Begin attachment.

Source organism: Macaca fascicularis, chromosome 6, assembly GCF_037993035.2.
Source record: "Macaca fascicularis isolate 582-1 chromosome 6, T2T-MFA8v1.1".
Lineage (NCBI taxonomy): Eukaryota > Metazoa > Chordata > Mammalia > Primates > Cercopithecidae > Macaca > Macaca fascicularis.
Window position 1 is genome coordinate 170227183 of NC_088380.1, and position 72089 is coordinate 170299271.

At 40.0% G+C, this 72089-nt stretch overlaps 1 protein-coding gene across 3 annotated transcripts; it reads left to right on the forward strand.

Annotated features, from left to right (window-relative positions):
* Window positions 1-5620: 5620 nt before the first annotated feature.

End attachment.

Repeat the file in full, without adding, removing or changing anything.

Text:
Source organism: Macaca fascicularis, chromosome 6, assembly GCF_037993035.2.
Source record: "Macaca fascicularis isolate 582-1 chromosome 6, T2T-MFA8v1.1".
Lineage (NCBI taxonomy): Eukaryota > Metazoa > Chordata > Mammalia > Primates > Cercopithecidae > Macaca > Macaca fascicularis.
Window position 1 is genome coordinate 170227183 of NC_088380.1, and position 72089 is coordinate 170299271.

At 40.0% G+C, this 72089-nt stretch overlaps 1 protein-coding gene across 3 annotated transcripts; it reads left to right on the forward strand.

Annotated features, from left to right (window-relative positions):
* Window positions 1-5620: 5620 nt before the first annotated feature.